Keywords:
Next Generation, Board, Family Values, Shareholders, Board Member, Family Communication, Stakeholders, Family Business Governance, Corporate Governance, Corporate Governance for Family Firms, Wicfe, Governance, Parallel Planning, Strategy, Boards

published: 24 Mar 2016

  • Topic: Family Business
  • Industry: Sale of food, beverages and tobacco via stalls and markets
  • Region: Asia

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Abstract:
The case highlights the infighting within a Thai family who own and operate a fresh-food market stall business in Bangkok. The case explores the depths to which the Thammawattana dynasty sank in order to keep control of a profitable cash-in-hand business that had made the matriarch, Suwapee Thammawattana, a billionaire by the time of her death at age 65.

Pedagogical Objectives:
After reading and analysing the case, students will be able to evaluate the importance for family businesses of having a long-term succession plan. Against the bloodstained backdrop of a family business in Thailand, students will learn about the challenges of succession in an emerging country. The case enables them to discuss the importance of cohesion among the members of a family business.

Keywords:
Thailand, Family Business, Thammawattana, Ying Charoen, Market Stalls, Linacre, Porntip, King Bhumibol, Corporate Governance, Corporate Governance for Family Firms, Wicfe, Succession, Next Generation, Fair Process, Communication, Psychology, Gender, Education, Entrepreneurship, Leadership, Women in Family Business, Gender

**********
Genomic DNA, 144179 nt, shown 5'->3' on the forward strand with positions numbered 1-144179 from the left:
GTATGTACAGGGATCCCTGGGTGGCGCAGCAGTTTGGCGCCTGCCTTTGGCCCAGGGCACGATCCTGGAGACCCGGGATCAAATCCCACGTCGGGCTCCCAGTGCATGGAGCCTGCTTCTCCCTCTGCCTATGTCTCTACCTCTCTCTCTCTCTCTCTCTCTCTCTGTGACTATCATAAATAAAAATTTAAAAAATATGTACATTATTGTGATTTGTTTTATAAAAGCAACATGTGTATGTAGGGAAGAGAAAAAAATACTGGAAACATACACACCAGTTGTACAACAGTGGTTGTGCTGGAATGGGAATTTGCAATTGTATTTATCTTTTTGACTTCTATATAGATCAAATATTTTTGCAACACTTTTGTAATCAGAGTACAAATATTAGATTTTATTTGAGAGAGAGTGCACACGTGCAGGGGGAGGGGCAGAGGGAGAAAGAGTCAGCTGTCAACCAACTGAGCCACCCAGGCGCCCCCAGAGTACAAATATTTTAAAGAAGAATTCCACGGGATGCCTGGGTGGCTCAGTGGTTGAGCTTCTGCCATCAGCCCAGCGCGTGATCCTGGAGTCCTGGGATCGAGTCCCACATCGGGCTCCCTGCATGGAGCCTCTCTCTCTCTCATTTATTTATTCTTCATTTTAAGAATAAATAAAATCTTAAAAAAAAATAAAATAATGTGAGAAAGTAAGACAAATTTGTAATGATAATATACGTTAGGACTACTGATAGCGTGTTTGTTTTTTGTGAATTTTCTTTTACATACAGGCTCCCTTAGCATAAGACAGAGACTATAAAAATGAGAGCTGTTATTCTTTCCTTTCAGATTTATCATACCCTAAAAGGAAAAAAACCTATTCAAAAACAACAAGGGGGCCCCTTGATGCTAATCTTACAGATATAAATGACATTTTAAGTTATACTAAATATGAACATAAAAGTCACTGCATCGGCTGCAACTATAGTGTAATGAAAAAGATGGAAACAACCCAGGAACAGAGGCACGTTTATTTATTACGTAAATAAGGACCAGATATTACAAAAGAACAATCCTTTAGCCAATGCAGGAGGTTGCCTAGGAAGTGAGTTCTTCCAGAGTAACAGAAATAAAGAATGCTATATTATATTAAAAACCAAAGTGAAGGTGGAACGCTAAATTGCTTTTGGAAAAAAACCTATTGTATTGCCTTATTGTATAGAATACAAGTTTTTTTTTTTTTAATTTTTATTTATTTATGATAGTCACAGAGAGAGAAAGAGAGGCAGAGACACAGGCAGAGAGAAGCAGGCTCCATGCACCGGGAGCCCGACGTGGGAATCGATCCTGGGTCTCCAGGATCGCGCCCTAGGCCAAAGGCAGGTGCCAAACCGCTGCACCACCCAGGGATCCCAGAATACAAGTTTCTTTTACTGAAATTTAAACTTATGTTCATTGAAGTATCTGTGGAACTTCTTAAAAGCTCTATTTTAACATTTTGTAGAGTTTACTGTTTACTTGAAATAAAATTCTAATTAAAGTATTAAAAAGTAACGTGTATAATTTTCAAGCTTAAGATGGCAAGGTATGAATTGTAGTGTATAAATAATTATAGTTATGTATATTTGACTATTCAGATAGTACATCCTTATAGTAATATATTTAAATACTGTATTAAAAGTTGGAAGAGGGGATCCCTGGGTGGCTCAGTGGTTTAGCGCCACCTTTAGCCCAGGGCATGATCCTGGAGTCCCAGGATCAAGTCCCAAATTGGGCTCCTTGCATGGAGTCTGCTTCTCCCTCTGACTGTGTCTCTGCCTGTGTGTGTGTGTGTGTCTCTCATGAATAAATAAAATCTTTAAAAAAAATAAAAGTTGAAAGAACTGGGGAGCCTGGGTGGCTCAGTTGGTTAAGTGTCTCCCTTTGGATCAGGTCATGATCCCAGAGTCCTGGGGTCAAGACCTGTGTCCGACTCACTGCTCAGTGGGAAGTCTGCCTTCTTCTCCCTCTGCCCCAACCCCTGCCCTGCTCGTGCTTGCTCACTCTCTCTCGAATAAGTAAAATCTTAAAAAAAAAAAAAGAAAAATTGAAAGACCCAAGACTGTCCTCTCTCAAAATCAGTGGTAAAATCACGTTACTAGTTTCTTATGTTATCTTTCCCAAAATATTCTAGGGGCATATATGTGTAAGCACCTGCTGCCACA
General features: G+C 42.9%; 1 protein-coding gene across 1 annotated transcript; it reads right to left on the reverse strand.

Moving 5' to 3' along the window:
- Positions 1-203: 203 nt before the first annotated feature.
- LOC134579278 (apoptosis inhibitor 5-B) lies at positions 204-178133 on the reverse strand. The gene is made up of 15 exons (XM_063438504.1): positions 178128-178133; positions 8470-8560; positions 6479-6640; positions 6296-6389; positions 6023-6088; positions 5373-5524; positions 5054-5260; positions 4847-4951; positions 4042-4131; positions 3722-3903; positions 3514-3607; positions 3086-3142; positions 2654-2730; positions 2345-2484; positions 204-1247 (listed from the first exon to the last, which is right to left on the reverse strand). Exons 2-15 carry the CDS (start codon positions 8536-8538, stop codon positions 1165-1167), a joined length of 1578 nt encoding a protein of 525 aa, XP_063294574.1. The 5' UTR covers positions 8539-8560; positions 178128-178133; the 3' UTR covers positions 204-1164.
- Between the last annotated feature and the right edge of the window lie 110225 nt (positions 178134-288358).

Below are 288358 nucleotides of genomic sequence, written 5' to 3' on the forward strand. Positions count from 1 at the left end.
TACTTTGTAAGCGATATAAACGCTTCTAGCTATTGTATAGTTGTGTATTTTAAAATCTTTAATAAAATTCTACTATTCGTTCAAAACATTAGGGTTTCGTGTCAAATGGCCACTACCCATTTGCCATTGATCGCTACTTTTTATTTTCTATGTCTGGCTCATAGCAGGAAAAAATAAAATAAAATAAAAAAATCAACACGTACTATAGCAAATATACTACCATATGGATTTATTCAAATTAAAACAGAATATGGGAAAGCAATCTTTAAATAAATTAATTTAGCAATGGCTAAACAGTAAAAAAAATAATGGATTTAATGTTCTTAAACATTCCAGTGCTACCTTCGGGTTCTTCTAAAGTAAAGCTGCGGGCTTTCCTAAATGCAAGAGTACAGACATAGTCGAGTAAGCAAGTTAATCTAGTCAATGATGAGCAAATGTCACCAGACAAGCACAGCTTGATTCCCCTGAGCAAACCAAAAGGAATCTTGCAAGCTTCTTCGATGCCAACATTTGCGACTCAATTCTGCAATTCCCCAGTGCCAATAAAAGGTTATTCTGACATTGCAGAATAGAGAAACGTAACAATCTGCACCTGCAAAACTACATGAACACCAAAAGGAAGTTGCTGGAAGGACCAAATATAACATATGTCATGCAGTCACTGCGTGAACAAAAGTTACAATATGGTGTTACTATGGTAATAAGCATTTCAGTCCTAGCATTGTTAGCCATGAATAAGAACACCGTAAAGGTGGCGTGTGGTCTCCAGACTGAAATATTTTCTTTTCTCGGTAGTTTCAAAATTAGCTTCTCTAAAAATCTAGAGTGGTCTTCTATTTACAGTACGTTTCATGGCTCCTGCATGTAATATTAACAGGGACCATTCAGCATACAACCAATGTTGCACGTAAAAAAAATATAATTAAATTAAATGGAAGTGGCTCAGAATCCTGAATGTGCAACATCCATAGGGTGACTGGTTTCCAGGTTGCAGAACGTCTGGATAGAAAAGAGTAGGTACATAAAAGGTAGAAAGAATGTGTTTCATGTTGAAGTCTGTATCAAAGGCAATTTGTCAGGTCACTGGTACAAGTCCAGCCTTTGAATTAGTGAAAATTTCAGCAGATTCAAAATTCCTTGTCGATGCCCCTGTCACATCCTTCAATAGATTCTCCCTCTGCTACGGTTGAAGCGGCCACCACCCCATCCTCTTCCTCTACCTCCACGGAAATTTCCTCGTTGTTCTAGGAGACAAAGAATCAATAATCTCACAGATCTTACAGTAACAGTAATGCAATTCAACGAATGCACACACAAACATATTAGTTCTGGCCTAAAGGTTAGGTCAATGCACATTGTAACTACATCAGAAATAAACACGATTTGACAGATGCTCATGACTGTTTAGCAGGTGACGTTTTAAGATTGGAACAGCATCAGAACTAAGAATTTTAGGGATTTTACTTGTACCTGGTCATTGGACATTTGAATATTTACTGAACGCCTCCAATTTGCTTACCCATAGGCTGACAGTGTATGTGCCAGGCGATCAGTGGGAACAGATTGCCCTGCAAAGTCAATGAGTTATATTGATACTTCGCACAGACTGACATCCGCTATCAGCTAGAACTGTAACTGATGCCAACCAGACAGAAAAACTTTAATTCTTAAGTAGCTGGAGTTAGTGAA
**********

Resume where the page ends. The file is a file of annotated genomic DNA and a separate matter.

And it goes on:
published: 01 Jul 1995

  • Topic: Family Business
  • Industry: Music; Airline; Entertainment
  • Region: Global

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Abstract:
This case follows the development of Richard Branson from his early days as the editor of his own student magazine to his current status as founder and Chairman of the Virgin Group. It focuses on the iconoclastic, yet extremely effective, management style and business philosophy of a man who has become one of the world's best-known entrepreneurs. The broad overview of Richard Branson and Virgin given in the case itself is complemented by the personal interview with Richard Branson and the video interview with Branson and his two managing directors, Robert Devereux and Trevor Abbott.

Pedagogical Objectives:
Virgin is of particular interest as a case study because of the questions raised about leadership in a creative organization. One of the major issues is that of entrepreneurship and the case allows for full discussion of this topic. However, the company also offers insight into a number of other management topics. Among these are the transition from entrepreneurial to more "systematic" management; the formulation of strategy for, and the management of, rapid growth, particularly expansion into unrelated areas and expansion overseas; a corporate culture centred around youth and informality; a preference for promotion of "insiders" who "fit" rather than outside candidates; the personal characteristics of an entrepreneur; the management of creativity and the transition from a private enterprise to a public company and back again to private.